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Poultry

Chicken with Apricot-Fig Stuffing

Williams Sonoma, “Savoring Meat and Poultry”

Chicken with Apricot-Fig Stuffing

Chicken with Apricot-Fig Stuffing

A challenging dish to make but really beautiful results and DELICIOUS smelling when it comes out of the oven. I mean, you can’t go wrong with apricot jam and succulent little hens, can you? In reality, it looks really impressive and isn’t too hard to make – I would definitely make it again for a holiday dinner. All you have to do is mix up the stuffing (chopping all the ingredients is the hardest part) and then stuff it into the hens (see photo above). The stuffing part is really fun once you get over the grossness! I used toothpicks (see lower right photo) to keep the hen legs together in the oven. The chicken is shown here served with artichoke risotto (which sounds delicious but was a fail recipe – too fibery).

4 young chickens or Cornish hens, 1-1 1/4 lbs. each {turns out to be around $25 for four cornish hens}

1 teaspoon salt

2 teaspoons freshly ground pepper

1/4 cup minced fresh sage

1/3 cup minced fresh rosemary

Stuffing

4-5 cups sliced or cubed two-day old baguette

1 tablespoon unsalted butter

1/2 large yellow onion, minced

1 clove garlic, minced

2 cups boiling water

1/2 cup chopped dried figs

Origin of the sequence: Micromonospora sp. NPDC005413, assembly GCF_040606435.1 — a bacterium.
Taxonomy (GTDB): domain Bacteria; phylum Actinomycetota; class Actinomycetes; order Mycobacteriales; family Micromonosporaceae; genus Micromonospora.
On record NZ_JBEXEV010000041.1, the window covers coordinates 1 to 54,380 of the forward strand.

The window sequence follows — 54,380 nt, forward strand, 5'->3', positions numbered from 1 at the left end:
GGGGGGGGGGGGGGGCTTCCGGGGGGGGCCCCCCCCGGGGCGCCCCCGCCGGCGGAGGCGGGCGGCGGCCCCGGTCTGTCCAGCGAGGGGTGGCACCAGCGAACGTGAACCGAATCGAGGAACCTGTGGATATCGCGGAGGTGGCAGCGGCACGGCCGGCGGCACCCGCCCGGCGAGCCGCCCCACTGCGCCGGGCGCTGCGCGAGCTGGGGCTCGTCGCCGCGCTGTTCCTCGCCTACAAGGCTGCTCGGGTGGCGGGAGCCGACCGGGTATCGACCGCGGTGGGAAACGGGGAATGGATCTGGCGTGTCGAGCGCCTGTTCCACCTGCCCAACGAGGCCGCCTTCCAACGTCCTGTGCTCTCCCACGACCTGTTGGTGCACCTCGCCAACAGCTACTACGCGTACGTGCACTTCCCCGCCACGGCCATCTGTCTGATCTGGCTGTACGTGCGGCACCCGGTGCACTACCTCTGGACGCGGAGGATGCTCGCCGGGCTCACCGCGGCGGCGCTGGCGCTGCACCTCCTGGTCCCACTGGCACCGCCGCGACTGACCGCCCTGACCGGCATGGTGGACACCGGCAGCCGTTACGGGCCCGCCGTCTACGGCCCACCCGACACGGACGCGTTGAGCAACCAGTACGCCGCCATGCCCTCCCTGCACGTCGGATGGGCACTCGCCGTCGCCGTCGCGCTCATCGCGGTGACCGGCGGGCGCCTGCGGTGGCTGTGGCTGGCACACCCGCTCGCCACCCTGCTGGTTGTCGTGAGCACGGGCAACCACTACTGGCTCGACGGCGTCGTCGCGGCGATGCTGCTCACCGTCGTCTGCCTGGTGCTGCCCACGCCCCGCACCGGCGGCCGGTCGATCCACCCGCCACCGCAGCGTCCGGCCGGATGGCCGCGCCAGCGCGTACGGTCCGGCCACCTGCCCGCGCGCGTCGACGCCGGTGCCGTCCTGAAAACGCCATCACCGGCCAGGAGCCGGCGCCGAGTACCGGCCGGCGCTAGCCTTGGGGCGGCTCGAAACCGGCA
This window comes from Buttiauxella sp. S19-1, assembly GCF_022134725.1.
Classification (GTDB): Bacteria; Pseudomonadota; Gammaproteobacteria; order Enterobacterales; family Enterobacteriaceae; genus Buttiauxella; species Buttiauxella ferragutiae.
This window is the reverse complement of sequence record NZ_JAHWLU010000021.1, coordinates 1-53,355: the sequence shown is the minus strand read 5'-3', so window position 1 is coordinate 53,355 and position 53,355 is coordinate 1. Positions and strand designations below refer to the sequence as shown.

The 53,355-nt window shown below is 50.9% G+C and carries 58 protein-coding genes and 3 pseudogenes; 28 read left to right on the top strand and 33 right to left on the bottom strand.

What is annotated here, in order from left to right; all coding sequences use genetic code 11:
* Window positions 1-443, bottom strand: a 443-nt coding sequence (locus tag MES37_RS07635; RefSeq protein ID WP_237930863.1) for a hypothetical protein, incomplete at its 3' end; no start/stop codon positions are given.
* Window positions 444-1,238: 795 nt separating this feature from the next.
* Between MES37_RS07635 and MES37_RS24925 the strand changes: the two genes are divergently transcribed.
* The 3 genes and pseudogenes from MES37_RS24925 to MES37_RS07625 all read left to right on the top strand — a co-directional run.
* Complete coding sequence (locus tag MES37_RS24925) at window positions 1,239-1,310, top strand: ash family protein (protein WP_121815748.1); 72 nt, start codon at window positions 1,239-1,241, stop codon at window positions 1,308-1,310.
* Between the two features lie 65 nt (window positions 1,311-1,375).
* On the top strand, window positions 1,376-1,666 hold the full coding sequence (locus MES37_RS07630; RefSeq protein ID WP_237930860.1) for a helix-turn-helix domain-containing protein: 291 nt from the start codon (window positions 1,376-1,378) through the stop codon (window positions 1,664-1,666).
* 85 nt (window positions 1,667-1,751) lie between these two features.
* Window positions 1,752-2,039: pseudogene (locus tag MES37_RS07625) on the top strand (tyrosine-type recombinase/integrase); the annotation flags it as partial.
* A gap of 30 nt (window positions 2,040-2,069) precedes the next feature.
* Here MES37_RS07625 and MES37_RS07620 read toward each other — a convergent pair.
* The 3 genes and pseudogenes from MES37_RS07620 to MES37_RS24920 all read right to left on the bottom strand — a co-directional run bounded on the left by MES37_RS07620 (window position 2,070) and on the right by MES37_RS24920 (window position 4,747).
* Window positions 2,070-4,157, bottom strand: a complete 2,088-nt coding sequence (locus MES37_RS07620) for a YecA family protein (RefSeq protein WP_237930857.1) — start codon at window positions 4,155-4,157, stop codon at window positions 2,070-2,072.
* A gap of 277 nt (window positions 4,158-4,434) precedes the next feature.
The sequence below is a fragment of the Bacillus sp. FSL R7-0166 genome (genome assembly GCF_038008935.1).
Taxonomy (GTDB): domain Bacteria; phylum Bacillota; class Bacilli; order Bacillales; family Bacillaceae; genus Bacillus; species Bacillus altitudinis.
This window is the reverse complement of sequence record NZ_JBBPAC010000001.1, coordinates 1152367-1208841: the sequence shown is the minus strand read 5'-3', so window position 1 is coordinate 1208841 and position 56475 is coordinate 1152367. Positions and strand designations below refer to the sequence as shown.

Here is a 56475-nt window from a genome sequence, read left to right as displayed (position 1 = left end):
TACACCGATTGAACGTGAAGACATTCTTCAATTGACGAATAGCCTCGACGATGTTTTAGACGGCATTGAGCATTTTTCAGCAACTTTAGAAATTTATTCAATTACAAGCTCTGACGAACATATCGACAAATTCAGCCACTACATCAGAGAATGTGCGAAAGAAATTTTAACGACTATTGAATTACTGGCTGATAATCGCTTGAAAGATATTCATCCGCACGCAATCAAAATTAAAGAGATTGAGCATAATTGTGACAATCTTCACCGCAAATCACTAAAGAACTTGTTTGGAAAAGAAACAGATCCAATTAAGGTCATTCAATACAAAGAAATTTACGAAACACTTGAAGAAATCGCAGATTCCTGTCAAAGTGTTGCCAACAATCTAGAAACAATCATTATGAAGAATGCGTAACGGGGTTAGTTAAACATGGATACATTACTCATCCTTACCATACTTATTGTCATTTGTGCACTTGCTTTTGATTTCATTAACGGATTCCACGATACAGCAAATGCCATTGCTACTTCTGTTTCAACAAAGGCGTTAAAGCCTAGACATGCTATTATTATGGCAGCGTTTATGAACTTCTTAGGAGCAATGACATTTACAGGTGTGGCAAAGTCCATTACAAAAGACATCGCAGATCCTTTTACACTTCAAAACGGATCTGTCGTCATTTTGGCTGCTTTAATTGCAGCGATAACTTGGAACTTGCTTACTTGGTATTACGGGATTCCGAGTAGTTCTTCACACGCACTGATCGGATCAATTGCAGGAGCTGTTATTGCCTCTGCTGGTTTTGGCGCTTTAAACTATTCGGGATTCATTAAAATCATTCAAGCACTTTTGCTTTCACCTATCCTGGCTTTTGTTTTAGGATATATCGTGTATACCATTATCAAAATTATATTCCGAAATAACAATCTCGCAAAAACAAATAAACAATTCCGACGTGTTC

1/2 cup chopped dried apricots

3 tablespoons minced fresh rosemary

3 tablespoons minced fresh thyme

1 teaspoon salt

2 teaspoons freshly ground pepper

Glaze

1/2 cup apricot jam

2 tablespoons balsamic vinegar

rosemary sprigs

1. Preheat oven to 400°F.

2. Rinse the birds and pat dry. Rub inside and out with salt and pepper, sage and rosemary. Discard herbs, or for a stronger flavor, leave some of the herbs clinging to the skin or tucked under the skin {can’t believe they tell you to discard the herbs!! definitely keep them on there!}.

3. To make the stuffing, place the bread in a large bowl and set aside. In a small saucepan over medium heat, melt the butter. Add the onion and garlic and saute until translucent, 3-4 minutes. Add the boiling water and pour the mixture over the bread {yummm bread soup…}. Turn the bread to soak all the pieces. Let stand until the bread is cool enough to handle and the water has been absorbed, 10-15 minutes. Using your hands, squeeze the bread, breaking it down until a think paste forms {I opted out of squeezing it and used a wooden spoon to smoosh it instead}. Add teh dried figs and apricots, rosemary, thyme, salt and pepper, continue squeezing to incorporate them into the paste.

4. Spoon the stuffing into the cavaities using 1/3-1/2 cup per bird {I didn’t measure at all – just stuff them full!}. Do not pack the cavities too full {okay fine…}. Gently slip your fingers between the skin and the meat of the breast to make a pocket and tuck some of the stuffing under the skin as well {this is tricky but you’ll find that there are definitely skin pockets on the bird, as gross as it sounds}. Tie the legs together with kitchen string and tuck the wings under the breasts {who has kitchen string?? use toothpicks…}.

5. Place the birds, breast sides up, on a rack in a roasting pan. Roast the birds for about 25 minutes.